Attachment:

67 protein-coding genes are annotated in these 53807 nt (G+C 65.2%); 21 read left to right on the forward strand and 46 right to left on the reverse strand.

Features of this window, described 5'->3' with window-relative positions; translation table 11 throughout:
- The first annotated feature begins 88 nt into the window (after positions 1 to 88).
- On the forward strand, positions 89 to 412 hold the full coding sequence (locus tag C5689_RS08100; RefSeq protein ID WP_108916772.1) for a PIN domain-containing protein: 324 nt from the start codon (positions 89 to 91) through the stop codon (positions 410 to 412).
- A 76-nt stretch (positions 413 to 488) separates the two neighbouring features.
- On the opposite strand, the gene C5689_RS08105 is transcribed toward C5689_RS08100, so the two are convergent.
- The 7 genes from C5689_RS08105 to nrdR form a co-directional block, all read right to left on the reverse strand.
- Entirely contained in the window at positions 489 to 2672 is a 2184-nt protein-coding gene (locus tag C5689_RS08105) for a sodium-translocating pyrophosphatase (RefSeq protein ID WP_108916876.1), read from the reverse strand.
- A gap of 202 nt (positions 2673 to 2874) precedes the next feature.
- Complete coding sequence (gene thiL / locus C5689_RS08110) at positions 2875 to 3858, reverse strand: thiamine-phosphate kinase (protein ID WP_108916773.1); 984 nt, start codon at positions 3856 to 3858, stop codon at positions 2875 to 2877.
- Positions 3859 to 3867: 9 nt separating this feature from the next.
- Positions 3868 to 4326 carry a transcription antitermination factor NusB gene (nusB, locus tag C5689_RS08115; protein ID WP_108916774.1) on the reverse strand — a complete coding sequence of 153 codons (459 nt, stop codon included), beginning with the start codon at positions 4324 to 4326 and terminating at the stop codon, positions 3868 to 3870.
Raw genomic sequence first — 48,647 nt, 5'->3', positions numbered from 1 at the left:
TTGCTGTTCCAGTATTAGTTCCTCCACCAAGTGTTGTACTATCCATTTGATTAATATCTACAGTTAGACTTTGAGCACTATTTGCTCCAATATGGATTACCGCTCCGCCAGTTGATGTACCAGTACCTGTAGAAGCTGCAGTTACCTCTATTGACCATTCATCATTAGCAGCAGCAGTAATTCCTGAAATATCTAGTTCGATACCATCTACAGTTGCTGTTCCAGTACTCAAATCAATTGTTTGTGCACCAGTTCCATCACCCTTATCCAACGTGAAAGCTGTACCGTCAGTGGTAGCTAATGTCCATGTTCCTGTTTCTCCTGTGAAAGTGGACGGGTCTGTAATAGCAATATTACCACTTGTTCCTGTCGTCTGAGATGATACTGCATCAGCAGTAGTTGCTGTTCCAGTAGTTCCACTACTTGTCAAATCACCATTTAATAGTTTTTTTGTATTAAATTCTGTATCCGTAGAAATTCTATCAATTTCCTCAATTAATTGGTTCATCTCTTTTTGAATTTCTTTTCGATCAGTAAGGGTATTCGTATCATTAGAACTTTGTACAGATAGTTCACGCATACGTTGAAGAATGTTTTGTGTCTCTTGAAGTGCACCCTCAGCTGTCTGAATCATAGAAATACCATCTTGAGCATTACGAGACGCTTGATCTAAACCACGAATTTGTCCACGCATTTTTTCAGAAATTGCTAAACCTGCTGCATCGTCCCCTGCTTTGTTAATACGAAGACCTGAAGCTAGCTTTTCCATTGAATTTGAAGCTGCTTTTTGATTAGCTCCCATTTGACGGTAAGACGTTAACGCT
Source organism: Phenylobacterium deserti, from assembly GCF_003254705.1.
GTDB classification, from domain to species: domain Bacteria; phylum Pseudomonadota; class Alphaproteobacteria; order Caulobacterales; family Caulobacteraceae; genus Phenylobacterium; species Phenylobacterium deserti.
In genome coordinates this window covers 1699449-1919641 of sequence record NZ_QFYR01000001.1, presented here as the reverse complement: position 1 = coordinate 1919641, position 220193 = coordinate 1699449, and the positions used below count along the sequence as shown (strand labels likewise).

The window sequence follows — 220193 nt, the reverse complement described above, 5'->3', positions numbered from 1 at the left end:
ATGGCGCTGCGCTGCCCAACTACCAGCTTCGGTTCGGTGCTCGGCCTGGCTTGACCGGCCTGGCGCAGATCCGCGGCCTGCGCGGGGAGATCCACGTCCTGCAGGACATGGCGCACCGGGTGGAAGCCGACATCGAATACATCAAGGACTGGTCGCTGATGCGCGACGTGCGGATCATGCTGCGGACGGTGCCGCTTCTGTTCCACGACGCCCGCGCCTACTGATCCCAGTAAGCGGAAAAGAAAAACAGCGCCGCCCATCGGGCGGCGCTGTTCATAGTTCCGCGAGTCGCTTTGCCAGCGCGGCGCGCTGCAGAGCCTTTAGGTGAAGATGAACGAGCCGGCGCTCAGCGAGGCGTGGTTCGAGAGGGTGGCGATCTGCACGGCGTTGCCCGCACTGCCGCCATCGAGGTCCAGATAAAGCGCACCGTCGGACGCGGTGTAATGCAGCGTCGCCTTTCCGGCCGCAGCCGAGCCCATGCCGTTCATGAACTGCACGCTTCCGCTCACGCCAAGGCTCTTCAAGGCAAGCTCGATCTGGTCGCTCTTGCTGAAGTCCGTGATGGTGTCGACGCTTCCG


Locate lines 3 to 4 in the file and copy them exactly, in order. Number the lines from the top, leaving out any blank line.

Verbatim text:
- The first annotated feature begins 88 nt into the window (after positions 1 to 88).
- On the forward strand, positions 89 to 412 hold the full coding sequence (locus tag C5689_RS08100; RefSeq protein ID WP_108916772.1) for a PIN domain-containing protein: 324 nt from the start codon (positions 89 to 91) through the stop codon (positions 410 to 412).